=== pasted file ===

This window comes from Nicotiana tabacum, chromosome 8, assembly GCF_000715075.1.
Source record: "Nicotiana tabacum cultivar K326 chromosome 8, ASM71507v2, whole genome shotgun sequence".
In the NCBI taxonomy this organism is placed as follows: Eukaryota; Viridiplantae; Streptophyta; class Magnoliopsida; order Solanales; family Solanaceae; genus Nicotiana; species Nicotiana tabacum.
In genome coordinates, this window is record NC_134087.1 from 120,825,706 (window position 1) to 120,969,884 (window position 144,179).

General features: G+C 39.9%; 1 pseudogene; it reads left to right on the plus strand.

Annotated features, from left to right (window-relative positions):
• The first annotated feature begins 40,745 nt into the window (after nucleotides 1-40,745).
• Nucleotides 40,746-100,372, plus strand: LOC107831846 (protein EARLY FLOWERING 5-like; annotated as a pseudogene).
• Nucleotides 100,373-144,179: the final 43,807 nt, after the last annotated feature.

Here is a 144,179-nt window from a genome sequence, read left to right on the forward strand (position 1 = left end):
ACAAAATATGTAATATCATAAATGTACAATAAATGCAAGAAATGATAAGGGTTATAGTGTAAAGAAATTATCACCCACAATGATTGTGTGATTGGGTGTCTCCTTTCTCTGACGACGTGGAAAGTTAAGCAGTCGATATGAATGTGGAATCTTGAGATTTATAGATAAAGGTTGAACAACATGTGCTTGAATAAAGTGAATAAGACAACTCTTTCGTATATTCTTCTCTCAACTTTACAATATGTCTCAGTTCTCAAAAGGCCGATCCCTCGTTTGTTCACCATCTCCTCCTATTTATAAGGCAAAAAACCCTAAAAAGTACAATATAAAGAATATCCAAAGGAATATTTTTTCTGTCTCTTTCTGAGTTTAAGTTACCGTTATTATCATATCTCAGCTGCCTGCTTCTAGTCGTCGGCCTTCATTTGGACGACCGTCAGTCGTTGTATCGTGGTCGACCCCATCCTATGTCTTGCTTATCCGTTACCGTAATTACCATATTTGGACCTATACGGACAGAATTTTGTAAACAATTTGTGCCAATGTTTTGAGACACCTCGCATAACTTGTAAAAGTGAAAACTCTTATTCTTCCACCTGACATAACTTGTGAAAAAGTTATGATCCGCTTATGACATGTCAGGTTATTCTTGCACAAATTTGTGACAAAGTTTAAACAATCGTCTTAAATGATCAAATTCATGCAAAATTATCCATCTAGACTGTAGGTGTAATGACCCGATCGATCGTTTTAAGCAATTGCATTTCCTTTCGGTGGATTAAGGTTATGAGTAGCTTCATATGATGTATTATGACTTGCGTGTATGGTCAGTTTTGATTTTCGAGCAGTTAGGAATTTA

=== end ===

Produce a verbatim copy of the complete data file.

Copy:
This window comes from Nicotiana tabacum, chromosome 8, assembly GCF_000715075.1.
Source record: "Nicotiana tabacum cultivar K326 chromosome 8, ASM71507v2, whole genome shotgun sequence".
In the NCBI taxonomy this organism is placed as follows: Eukaryota; Viridiplantae; Streptophyta; class Magnoliopsida; order Solanales; family Solanaceae; genus Nicotiana; species Nicotiana tabacum.
In genome coordinates, this window is record NC_134087.1 from 120,825,706 (window position 1) to 120,969,884 (window position 144,179).

General features: G+C 39.9%; 1 pseudogene; it reads left to right on the plus strand.

Annotated features, from left to right (window-relative positions):
• The first annotated feature begins 40,745 nt into the window (after nucleotides 1-40,745).
• Nucleotides 40,746-100,372, plus strand: LOC107831846 (protein EARLY FLOWERING 5-like; annotated as a pseudogene).
• Nucleotides 100,373-144,179: the final 43,807 nt, after the last annotated feature.

Here is a 144,179-nt window from a genome sequence, read left to right on the forward strand (position 1 = left end):
ACAAAATATGTAATATCATAAATGTACAATAAATGCAAGAAATGATAAGGGTTATAGTGTAAAGAAATTATCACCCACAATGATTGTGTGATTGGGTGTCTCCTTTCTCTGACGACGTGGAAAGTTAAGCAGTCGATATGAATGTGGAATCTTGAGATTTATAGATAAAGGTTGAACAACATGTGCTTGAATAAAGTGAATAAGACAACTCTTTCGTATATTCTTCTCTCAACTTTACAATATGTCTCAGTTCTCAAAAGGCCGATCCCTCGTTTGTTCACCATCTCCTCCTATTTATAAGGCAAAAAACCCTAAAAAGTACAATATAAAGAATATCCAAAGGAATATTTTTTCTGTCTCTTTCTGAGTTTAAGTTACCGTTATTATCATATCTCAGCTGCCTGCTTCTAGTCGTCGGCCTTCATTTGGACGACCGTCAGTCGTTGTATCGTGGTCGACCCCATCCTATGTCTTGCTTATCCGTTACCGTAATTACCATATTTGGACCTATACGGACAGAATTTTGTAAACAATTTGTGCCAATGTTTTGAGACACCTCGCATAACTTGTAAAAGTGAAAACTCTTATTCTTCCACCTGACATAACTTGTGAAAAAGTTATGATCCGCTTATGACATGTCAGGTTATTCTTGCACAAATTTGTGACAAAGTTTAAACAATCGTCTTAAATGATCAAATTCATGCAAAATTATCCATCTAGACTGTAGGTGTAATGACCCGATCGATCGTTTTAAGCAATTGCATTTCCTTTCGGTGGATTAAGGTTATGAGTAGCTTCATATGATGTATTATGACTTGCGTGTATGGTCAGTTTTGATTTTCGAGCAGTTAGGAATTTA